Thursday, 14 January 2010

Choosing Life, Choosing Death, book review

Dr. Murdo Macdonald, Policy Officer of the Science Religion and Technology Project, has sent us a link to to a book review that addresses important issues in our understanding of the reasons behind an educated choice against assited suicide. It’s a review of a book, “Choosing Life, Choosing Death: The Tyranny of Autonomy in Medical Ethics and Law” by Charles Foster. A couple of quotes from the review (I haven’t read the book itself...!)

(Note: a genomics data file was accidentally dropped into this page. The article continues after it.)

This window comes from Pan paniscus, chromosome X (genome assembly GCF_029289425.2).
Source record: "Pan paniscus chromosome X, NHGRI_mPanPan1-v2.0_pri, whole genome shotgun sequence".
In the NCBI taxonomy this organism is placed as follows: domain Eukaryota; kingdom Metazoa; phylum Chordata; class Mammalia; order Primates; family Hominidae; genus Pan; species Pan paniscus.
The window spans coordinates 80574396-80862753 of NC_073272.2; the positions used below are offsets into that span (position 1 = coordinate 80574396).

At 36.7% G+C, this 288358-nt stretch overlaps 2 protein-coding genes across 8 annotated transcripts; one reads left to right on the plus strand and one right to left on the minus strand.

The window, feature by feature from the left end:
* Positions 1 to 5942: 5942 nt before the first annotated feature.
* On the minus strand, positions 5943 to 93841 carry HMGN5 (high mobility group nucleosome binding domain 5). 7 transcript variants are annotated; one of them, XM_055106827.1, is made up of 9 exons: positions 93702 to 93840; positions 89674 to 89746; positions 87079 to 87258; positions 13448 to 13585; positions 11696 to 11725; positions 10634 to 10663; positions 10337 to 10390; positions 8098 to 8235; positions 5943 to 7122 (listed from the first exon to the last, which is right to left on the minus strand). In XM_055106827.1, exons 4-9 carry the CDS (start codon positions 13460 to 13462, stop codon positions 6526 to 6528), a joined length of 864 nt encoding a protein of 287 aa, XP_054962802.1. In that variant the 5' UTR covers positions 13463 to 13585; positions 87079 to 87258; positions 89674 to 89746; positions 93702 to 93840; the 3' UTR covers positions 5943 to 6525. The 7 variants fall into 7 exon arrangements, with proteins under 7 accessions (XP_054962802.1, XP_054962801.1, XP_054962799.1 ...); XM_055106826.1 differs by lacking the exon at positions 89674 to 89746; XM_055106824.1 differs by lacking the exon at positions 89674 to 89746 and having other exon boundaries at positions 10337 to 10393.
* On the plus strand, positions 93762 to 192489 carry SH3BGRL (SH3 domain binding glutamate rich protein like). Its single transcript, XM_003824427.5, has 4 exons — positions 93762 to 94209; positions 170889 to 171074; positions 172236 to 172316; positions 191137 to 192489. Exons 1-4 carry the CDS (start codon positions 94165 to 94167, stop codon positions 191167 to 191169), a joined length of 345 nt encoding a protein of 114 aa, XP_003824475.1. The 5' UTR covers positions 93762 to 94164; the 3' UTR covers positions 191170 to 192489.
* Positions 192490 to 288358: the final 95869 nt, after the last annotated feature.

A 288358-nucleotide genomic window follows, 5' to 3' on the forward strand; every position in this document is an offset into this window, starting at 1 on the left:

"(Autonomy)… is commonly translated in the legal arena in positive terms of self-determinism and negative constraints of non-interference…..autonomy has arguably established itself as the dominant principle in medical ethics, operated above all else. This 'tyrannous' rule of autonomy is Foster's subject matter"

“Foster argues that autonomy, as a guiding principle, is at best unhelpful in determining a course of action (it lacks the prescriptive function the law so requires) and at worst leads to unsavoury conclusions.”


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